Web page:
Clarity is power. Are you clear on the priorities in your life? Do you allocate the right amount of time to accomplish what you need to with your priorities?

Looking at it another way, I’ve heard it said that what we spend our time on is what our priorities are. If you were to keep track of your time, would it be in alignment with your priorities?

Learning To Say No

In his book on essentialism, Greg McKeown states that when you say yes to something, you say no to something else, and vice versa. By having few and clear priorities, you are able to say no more easily. If it’s not an absolute yes that can help you achieve your priorities, it’s a no.

Many times, we overburden ourselves with tasks instead of focusing on outcomes. The danger with doing this is that when we complete a task (essential or not), our brain gives us a shot of dopamine and it makes us feel good. When we learn to prioritize outcomes, then we can spend our time on those things that provide the results that are in alignment with our priorities.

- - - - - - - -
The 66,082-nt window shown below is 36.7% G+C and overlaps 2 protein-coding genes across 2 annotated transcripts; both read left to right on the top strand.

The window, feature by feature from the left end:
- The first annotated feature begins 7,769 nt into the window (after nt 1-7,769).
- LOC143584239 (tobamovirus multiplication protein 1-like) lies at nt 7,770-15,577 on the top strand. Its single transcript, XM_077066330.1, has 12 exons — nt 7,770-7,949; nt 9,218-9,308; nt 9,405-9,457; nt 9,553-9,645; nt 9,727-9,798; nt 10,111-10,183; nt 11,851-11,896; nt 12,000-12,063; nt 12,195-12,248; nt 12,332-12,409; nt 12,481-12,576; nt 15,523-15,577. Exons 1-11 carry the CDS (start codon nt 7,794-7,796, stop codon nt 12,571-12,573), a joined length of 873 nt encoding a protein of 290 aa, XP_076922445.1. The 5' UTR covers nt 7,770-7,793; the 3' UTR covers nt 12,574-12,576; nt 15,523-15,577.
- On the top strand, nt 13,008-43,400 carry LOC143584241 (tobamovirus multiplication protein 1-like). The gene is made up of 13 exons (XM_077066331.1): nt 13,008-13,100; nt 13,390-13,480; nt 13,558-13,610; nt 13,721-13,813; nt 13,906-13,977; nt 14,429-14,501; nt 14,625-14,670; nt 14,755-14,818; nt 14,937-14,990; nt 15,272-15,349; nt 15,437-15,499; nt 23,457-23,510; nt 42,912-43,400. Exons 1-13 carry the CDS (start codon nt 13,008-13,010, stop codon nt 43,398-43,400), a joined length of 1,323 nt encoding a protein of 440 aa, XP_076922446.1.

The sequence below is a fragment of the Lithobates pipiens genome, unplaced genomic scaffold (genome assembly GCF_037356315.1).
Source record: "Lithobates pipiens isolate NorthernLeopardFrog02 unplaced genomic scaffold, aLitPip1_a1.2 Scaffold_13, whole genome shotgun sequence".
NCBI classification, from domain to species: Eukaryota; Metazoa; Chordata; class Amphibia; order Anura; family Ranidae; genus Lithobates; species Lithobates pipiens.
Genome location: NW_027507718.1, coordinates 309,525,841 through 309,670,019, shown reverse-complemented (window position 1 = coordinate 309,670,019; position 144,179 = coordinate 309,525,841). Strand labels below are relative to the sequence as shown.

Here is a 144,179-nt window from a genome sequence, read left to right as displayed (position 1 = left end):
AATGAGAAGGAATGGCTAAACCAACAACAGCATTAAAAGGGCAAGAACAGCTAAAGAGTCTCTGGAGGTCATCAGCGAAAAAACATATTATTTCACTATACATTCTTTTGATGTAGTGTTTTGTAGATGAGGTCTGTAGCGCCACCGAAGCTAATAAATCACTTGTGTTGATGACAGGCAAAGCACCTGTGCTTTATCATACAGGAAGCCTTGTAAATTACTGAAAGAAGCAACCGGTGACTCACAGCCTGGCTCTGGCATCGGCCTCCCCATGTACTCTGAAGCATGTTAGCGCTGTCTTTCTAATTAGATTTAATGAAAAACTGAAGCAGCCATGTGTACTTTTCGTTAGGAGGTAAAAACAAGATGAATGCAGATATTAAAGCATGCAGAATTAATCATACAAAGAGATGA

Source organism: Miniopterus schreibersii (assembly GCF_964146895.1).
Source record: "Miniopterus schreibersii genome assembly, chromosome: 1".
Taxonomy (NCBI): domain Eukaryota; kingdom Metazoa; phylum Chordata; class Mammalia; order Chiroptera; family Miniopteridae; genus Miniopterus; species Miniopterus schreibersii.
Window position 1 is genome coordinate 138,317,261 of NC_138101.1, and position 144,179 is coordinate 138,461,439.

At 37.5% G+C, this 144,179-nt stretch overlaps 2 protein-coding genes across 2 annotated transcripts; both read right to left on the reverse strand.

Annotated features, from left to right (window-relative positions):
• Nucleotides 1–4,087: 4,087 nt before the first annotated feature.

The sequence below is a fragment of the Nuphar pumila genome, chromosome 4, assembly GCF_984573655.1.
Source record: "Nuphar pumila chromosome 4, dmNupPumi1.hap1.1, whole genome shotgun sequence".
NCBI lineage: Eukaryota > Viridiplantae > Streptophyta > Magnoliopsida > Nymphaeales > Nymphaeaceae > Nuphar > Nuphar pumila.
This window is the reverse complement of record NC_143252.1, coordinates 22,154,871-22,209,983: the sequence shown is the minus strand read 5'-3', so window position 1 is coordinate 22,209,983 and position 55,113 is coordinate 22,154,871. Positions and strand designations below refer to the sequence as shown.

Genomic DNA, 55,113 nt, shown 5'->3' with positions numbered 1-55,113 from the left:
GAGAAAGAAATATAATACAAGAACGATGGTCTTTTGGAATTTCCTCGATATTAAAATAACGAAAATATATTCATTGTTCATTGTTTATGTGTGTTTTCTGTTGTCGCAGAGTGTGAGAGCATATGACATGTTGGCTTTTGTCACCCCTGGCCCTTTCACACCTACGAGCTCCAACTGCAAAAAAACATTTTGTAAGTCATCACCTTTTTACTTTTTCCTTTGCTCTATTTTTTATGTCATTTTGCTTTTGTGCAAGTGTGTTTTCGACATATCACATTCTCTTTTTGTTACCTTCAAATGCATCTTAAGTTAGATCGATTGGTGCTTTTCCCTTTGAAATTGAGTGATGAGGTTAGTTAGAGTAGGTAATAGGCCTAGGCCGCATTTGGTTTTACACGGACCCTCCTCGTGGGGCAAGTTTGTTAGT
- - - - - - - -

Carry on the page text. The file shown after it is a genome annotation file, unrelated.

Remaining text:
If something is not a clear yes that will bring you closer to your goals, then it is a no. The clearer we get on our priorities, the clearer we get on our yeses.

Investing in Ourselves

Prioritizing ourselves first allows everything else in our lives to become better. In his book “15 Secrets Successful People Know About Time Management”, author Kevin Kruse shares that one secret is that successful people wake up early and give themselves an hour for mental, physical and spiritual health. My morning ritual includes meditation, prayer, exercise, journaling, gratitude list, reading at least 10 pages in a book, an act of service, and planning my most important daily tasks.

Creating a mental, physical and spiritual balance is important. While they are separate aspects of who we are, they are interdependent.

Maximizing Our Time and Energy